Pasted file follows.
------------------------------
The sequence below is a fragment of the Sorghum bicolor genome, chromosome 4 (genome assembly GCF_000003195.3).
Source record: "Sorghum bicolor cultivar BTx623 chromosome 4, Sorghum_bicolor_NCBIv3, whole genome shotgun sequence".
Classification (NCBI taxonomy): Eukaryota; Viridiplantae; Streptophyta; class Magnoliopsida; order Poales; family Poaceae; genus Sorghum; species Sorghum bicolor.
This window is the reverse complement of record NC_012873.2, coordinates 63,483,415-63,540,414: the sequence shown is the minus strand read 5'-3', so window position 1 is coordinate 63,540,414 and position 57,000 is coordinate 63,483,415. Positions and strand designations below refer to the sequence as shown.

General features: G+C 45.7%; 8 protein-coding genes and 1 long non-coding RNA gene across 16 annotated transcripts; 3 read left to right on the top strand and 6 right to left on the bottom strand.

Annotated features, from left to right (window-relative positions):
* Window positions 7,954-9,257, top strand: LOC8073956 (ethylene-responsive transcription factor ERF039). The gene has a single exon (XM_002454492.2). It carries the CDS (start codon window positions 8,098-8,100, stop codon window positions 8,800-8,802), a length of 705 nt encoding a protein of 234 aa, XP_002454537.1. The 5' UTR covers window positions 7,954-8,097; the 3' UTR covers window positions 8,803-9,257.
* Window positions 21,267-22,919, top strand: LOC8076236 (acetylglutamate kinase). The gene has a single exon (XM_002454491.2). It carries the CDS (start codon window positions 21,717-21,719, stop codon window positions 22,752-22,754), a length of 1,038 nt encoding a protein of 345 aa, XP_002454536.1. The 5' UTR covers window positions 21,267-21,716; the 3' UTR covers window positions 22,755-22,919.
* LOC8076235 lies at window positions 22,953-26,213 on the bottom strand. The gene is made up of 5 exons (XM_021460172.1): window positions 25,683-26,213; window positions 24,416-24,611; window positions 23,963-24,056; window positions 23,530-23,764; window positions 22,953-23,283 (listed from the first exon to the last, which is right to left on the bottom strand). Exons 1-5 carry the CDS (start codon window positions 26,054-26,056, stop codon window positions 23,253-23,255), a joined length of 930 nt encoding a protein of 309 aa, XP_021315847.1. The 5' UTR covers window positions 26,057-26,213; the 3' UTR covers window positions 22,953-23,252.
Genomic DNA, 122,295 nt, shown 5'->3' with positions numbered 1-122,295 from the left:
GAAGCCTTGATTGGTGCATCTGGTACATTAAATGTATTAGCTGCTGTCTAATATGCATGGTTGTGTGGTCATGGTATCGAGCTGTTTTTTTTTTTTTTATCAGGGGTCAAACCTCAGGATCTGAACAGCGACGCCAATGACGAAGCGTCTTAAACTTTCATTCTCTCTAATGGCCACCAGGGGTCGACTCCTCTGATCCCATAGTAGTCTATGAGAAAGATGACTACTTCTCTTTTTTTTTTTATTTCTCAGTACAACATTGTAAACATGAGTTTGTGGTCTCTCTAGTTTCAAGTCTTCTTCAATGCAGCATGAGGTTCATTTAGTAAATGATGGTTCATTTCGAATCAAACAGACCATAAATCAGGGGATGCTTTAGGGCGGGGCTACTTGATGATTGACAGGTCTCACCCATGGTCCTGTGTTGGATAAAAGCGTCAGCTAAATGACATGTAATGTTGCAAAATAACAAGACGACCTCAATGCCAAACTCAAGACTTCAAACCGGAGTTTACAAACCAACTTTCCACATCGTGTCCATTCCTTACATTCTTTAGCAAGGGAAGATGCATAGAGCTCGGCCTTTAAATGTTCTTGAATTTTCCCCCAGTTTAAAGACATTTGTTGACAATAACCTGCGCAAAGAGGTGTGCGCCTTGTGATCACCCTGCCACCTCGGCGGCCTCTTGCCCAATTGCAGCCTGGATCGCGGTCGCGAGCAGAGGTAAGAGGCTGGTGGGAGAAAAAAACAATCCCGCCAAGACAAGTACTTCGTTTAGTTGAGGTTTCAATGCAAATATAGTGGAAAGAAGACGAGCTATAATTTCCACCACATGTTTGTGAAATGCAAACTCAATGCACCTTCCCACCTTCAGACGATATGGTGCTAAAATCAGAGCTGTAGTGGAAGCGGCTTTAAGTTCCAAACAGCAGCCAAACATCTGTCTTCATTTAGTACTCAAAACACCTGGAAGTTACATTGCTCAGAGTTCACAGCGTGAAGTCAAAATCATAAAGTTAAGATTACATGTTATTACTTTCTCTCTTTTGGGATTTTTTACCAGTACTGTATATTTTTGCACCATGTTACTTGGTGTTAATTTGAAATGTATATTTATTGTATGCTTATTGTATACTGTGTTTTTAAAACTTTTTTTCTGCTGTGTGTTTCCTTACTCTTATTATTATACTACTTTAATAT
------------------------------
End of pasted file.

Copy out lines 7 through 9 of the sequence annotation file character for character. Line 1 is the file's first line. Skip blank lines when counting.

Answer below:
* Window positions 7,954-9,257, top strand: LOC8073956 (ethylene-responsive transcription factor ERF039). The gene has a single exon (XM_002454492.2). It carries the CDS (start codon window positions 8,098-8,100, stop codon window positions 8,800-8,802), a length of 705 nt encoding a protein of 234 aa, XP_002454537.1. The 5' UTR covers window positions 7,954-8,097; the 3' UTR covers window positions 8,803-9,257.
* Window positions 21,267-22,919, top strand: LOC8076236 (acetylglutamate kinase). The gene has a single exon (XM_002454491.2). It carries the CDS (start codon window positions 21,717-21,719, stop codon window positions 22,752-22,754), a length of 1,038 nt encoding a protein of 345 aa, XP_002454536.1. The 5' UTR covers window positions 21,267-21,716; the 3' UTR covers window positions 22,755-22,919.
* LOC8076235 lies at window positions 22,953-26,213 on the bottom strand. The gene is made up of 5 exons (XM_021460172.1): window positions 25,683-26,213; window positions 24,416-24,611; window positions 23,963-24,056; window positions 23,530-23,764; window positions 22,953-23,283 (listed from the first exon to the last, which is right to left on the bottom strand). Exons 1-5 carry the CDS (start codon window positions 26,054-26,056, stop codon window positions 23,253-23,255), a joined length of 930 nt encoding a protein of 309 aa, XP_021315847.1. The 5' UTR covers window positions 26,057-26,213; the 3' UTR covers window positions 22,953-23,252.